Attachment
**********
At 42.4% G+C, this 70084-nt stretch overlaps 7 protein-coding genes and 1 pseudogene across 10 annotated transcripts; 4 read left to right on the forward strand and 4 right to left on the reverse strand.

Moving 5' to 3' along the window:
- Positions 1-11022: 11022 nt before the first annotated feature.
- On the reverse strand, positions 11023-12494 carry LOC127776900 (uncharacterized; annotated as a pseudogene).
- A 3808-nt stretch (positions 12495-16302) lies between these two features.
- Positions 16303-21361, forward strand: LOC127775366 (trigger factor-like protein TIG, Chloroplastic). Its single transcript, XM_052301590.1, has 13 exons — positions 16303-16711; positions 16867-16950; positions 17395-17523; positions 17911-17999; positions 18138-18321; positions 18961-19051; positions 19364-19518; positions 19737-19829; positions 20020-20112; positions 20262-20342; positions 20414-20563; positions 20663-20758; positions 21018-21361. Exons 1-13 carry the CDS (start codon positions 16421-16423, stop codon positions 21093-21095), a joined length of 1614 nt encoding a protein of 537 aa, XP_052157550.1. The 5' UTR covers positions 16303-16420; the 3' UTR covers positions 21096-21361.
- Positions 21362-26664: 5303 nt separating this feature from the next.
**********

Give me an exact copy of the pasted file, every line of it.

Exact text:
At 42.4% G+C, this 70084-nt stretch overlaps 7 protein-coding genes and 1 pseudogene across 10 annotated transcripts; 4 read left to right on the forward strand and 4 right to left on the reverse strand.

Moving 5' to 3' along the window:
- Positions 1-11022: 11022 nt before the first annotated feature.
- On the reverse strand, positions 11023-12494 carry LOC127776900 (uncharacterized; annotated as a pseudogene).
- A 3808-nt stretch (positions 12495-16302) lies between these two features.
- Positions 16303-21361, forward strand: LOC127775366 (trigger factor-like protein TIG, Chloroplastic). Its single transcript, XM_052301590.1, has 13 exons — positions 16303-16711; positions 16867-16950; positions 17395-17523; positions 17911-17999; positions 18138-18321; positions 18961-19051; positions 19364-19518; positions 19737-19829; positions 20020-20112; positions 20262-20342; positions 20414-20563; positions 20663-20758; positions 21018-21361. Exons 1-13 carry the CDS (start codon positions 16421-16423, stop codon positions 21093-21095), a joined length of 1614 nt encoding a protein of 537 aa, XP_052157550.1. The 5' UTR covers positions 16303-16420; the 3' UTR covers positions 21096-21361.
- Positions 21362-26664: 5303 nt separating this feature from the next.